As both a friend and co-worker, Bishop Spalding has worked closely with me over these past ten years. I have witnessed firsthand Bishop-elect Spalding’s gifts as a devoted pastor of the faithful, first at Immaculate Conception Parish in LaGrange and most recently at Holy Trinity and Holy Name Parishes in Louisville. I also am deeply grateful for his sterling service to the Archdiocese of Louisville, first as Judicial Vicar and for the past six years as Vicar General.
One hundred and eighty years ago another Kentucky native, Bishop Richard Pius Miles of Fairfield, Kentucky in Nelson County, was appointed the first bishop of Nashville. Now once again our “ Catholic Holy Land of Kentucky,” this time in Washington County, shares a son to serve the faithful of the Diocese of Nashville.
It is with equal joy that I also welcome Bishop-elect Spalding as a bishop of the Province of Louisville, promising him my prayers and support in his years of episcopal service. I pray that he will serve Christ, our Good Shepherd, with the same zeal, humility and joy that characterized the service of his predecessor and my good friend, Bishop David Choby. Ad multos annos – may he serve for many fruitful years.
Joseph E. Kurtz, D.D.
November 21, 2017
The administrator of the Diocese of Nashville, Father Michael O. Johnston, issued the following statement Nov. 21 on the appointment of a new Bishop of Nashville. Father Johnston served as diocesan administrator in the absence of a bishop. Bishop David R. Choby died June 3, 2017.
On behalf of everyone in the Diocese of Nashville, I am very happy to thank our Holy Father, Pope Francis, for appointing Father J. Mark Spalding as the twelfth Bishop of Nashville, and for his generosity in accepting this call. Having served the Archdiocese of Louisville in many capacities over the years, presently as Vicar General and pastor of Holy Trinity Church and Holy Name Church in the city of Louisville, Bishop-elect Spalding brings a wealth of experience to us as our new shepherd.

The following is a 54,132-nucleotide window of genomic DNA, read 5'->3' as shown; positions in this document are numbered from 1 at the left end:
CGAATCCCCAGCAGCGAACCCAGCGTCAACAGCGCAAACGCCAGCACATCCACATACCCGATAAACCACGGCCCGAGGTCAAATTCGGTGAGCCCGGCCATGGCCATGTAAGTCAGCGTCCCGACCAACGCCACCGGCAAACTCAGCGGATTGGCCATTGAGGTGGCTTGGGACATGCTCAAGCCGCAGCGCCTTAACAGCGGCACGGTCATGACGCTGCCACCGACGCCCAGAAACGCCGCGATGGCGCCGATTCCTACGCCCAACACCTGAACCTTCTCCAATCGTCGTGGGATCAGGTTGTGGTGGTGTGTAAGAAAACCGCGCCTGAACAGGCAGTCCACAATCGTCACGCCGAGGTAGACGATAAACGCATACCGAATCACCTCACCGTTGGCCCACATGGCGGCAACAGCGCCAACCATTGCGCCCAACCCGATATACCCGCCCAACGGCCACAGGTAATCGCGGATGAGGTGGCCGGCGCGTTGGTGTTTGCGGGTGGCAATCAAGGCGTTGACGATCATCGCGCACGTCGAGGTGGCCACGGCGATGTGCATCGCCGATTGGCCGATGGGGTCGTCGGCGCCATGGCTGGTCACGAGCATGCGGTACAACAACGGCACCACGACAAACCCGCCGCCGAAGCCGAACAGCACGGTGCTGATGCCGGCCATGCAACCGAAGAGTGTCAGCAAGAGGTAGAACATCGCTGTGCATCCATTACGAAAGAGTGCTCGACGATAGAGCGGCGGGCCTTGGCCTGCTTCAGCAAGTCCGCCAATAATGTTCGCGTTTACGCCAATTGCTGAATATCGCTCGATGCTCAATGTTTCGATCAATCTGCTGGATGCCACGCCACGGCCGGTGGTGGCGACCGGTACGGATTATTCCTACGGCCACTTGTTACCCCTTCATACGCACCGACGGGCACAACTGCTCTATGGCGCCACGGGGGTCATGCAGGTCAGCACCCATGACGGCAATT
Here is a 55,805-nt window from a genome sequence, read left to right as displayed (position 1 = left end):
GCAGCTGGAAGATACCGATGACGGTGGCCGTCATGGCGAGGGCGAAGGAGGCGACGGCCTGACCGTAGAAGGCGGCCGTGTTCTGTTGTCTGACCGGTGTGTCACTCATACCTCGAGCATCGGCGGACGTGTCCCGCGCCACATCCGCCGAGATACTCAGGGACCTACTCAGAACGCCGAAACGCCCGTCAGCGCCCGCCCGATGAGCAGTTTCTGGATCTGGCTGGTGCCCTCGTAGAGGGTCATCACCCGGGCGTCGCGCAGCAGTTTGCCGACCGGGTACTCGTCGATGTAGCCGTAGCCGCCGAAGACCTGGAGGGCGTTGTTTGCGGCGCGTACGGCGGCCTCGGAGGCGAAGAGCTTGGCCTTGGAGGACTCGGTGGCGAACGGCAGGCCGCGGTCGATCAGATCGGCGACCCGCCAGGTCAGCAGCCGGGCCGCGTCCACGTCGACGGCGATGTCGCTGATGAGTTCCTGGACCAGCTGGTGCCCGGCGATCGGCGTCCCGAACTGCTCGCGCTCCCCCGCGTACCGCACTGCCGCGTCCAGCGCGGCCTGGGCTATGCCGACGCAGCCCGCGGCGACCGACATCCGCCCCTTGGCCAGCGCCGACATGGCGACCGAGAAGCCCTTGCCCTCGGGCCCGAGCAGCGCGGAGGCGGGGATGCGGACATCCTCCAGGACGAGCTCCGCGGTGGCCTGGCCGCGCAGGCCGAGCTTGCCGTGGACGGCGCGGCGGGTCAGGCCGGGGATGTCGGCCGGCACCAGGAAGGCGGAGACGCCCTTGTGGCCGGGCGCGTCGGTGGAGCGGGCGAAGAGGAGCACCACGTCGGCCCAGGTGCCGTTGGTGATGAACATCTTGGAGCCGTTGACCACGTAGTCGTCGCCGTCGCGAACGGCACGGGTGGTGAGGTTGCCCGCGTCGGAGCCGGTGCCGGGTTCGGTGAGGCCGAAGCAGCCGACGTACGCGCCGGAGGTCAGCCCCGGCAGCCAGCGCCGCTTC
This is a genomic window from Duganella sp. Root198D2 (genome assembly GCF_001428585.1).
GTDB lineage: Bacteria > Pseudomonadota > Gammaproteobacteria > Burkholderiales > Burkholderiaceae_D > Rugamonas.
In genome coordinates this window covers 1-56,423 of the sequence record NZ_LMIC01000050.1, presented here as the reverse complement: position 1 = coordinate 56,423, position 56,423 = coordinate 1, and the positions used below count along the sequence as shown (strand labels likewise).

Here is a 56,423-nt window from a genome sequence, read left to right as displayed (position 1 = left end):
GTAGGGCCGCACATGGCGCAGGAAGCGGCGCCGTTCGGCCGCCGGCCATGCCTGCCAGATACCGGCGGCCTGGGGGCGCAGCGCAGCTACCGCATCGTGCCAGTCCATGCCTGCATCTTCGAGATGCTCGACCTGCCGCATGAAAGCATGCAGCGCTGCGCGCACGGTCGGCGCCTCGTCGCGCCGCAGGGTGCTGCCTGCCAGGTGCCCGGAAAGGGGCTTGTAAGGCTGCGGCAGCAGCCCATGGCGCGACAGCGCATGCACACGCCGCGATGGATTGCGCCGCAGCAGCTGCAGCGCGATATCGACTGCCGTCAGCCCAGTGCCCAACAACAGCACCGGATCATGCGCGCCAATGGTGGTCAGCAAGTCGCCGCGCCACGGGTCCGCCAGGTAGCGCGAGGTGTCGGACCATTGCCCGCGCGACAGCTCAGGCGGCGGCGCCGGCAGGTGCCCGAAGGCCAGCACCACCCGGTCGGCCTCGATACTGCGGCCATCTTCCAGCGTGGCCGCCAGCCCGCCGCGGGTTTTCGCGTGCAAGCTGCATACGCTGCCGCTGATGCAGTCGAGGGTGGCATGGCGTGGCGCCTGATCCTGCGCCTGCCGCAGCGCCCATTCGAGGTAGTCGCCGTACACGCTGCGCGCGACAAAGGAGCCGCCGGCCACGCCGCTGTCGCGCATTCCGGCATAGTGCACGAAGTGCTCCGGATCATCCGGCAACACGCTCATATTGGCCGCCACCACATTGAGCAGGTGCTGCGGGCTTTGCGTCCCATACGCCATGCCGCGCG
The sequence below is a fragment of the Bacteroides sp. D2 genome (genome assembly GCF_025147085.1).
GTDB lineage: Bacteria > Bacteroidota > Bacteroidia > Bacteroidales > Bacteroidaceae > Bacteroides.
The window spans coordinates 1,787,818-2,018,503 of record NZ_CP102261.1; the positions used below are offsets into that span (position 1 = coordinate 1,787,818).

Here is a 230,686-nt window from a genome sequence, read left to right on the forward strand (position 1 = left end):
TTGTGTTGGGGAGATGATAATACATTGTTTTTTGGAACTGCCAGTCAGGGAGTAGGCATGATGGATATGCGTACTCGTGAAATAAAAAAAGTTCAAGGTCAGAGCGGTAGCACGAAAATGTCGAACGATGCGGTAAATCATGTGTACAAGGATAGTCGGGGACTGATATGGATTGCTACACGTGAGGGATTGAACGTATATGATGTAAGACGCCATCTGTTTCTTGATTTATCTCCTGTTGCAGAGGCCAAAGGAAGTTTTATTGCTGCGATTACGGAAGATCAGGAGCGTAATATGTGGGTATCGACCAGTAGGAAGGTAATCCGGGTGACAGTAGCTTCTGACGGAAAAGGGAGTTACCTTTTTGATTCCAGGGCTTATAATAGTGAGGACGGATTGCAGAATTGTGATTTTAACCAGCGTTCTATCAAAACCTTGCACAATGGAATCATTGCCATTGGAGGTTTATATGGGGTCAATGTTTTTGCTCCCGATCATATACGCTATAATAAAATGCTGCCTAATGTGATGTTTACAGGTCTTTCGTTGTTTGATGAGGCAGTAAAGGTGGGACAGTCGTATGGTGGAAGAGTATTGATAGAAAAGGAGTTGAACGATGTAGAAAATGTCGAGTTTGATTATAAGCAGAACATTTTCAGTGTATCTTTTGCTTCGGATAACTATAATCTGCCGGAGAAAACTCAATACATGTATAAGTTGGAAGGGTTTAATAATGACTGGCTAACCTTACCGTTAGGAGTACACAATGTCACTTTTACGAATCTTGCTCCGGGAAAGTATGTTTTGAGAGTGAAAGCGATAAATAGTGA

He is a man filled with enthusiasm and excitement with his new responsibilities. He comes to Nashville and Middle Tennessee, an area of our state that is dynamic, growing, having such great potential. Bishop-elect Spalding is blessed with a joyful spirit, a strong work ethic, a deep love for the Lord and his people, and a great desire to lead and serve. He has already expressed such a keen interest in learning about the Diocese of Nashville, in listening to our needs and our hopes and dreams, and then discerning the direction the Holy Spirit wishes to take us. With God’s gift to him of this spirit of service and willingness to lead us, we are truly blessed.
Archbishop Kurtz and the people of the Archdiocese of Louisville are undergoing the loss of such a fine priest, and we are grateful for their sacrifice. We assure them that our new bishop will be loved and cared for as he begins his new ministry among us. May we pray for Bishop-elect Spalding and the Diocese of Nashville.
Michael O. Johnston